While the British defense of Crete in May 1941 was considered a military failure, it altered Hitler’s future tactics.

the Balkans

Beyond All Praise: British Defense of Crete

By Jon Diamond

Brigadier Eric Dorman-Smith, serving as a liaison to Lt. Gen. Richard O’Connor during Operation Compass, the Western Desert campaign, traveled to General Archibald Wavell’s Middle East Command headquarters in Cairo on February 12, 1941, to seek permission to advance British XIII Corps farther west to Tripoli after the total victory over the Italian Xth Army at Beda Fomm, which gave Britain and her Commonwealth Allies control of the Cyrenaican half of Libya. Read more

In August 1944, the Allies followed up the massive Normandy Invasion with another in southern France known as Operation Dragoon.

the Balkans

Rampage on the Riviera: Operation Dragoon

By Glenn Barnette and André Bernole

Early in 1944, German Field Marshal Erwin Rommel, the defeated hero of North Africa and now head of Army Group B in France, was tasked with strengthening the Atlantic Wall defenses against Allied invasion. Read more

the Balkans

The Bulgarian Legion

Anticipating the inevitable war with the Ottoman Empire, the Russian government approved creation of a military formation recruited from native Bulgarian volunteers. Read more

BAL200988 Credit: The Defence of the 'Eagle Aerie' on the Shipka in 1877, 1893 (oil on canvas) by Andrei Nikolaevich Popov (1858-1917) K. Savitsky Art Museum, Penza, Russia/ The Bridgeman Art Library Nationality / copyright status: Russian / out of copyright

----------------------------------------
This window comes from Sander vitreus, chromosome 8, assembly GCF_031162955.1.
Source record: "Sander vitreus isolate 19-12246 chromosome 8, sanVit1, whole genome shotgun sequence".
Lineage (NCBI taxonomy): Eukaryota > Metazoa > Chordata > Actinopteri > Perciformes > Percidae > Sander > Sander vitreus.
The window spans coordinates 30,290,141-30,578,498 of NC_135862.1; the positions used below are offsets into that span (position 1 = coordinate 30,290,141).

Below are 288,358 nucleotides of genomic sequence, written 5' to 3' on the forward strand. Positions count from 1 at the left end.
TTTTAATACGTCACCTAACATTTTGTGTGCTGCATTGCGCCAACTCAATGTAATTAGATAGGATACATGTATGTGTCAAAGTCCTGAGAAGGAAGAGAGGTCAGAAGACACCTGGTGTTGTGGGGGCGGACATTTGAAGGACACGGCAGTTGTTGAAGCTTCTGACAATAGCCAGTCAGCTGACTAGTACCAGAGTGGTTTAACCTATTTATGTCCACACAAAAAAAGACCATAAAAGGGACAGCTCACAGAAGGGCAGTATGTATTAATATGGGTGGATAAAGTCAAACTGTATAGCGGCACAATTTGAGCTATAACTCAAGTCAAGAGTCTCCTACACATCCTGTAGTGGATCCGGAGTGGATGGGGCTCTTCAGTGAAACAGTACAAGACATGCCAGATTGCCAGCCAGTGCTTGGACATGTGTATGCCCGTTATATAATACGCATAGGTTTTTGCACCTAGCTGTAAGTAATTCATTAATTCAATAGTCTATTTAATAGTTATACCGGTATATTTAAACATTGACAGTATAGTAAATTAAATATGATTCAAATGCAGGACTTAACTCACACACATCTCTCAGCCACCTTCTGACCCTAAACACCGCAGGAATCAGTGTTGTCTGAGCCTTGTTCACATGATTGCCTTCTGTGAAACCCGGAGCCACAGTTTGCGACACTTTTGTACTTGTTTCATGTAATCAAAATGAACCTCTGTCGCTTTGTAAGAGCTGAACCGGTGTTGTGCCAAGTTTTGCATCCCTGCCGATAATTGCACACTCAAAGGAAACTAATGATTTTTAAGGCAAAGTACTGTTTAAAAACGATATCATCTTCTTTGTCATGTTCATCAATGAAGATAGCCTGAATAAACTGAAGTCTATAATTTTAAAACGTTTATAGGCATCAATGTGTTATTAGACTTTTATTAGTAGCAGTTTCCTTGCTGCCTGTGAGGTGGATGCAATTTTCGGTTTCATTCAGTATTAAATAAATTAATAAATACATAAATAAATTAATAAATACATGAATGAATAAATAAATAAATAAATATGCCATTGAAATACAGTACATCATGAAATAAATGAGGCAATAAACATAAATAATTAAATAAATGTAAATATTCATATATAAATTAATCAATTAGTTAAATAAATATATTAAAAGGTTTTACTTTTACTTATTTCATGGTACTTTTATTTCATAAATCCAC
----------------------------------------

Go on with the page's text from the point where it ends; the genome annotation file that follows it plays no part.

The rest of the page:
the Balkans

The Siege of Shipka Pass

By Victor Kamenir

In the summer of 1875, the Christian Slavic populations of Bosnia and Herzegovina rose up in rebellion against their Muslim Ottoman Turkish rulers in response to high taxes and depredations by the local Turkish administration. Read more

the Balkans

Turning Back the Turks

By Louis Ciotola

Peering out over the horizon, Austrian commander Prince Eugene of Savoy could see an army of Turks, the dreaded masters of southeastern Europe for the past three centuries, crossing the Tisza River near the town of Zenta on their way to pillage Transylvania. Read more

The Triple Alliance brought Germany into World War I following Austria-Hungary’s declaration of war against Serbia, an ally of Imperial Russia.

the Balkans

Austria-Hungary and the Triple Alliance

by Michael Haskew

The emergence of Germany as the dominant power in Central Europe in the 1870s and the unification of Italy in the mid-19th century despite Austrian efforts to prevent it combined to quell the immediate territorial aspirations of the dual monarchy of Austria-Hungary on the Italian peninsula and in the Balkans. Read more

Despite its participation in the Triple Alliance, Italy declined to support Germany and Austria-Hungary during World War I.

the Balkans

The Kingdom of Italy & the Triple Entente

by Michael Haskew

When the Triple Alliance was concluded between Germany, Austria-Hungary, and Italy in the spring of 1882, Italy was, like Germany, a young nation recently unified after years of military conflicts and occupation by various European powers. Read more

the Balkans

March to Destruction: Nicopolis 1396

A delegation from the Kingdom of Hungary seeking military aid to fight the Ottomans undertook a diplomatic mission in the spring of 1395 to a number of great cities in France and Burgundy. Read more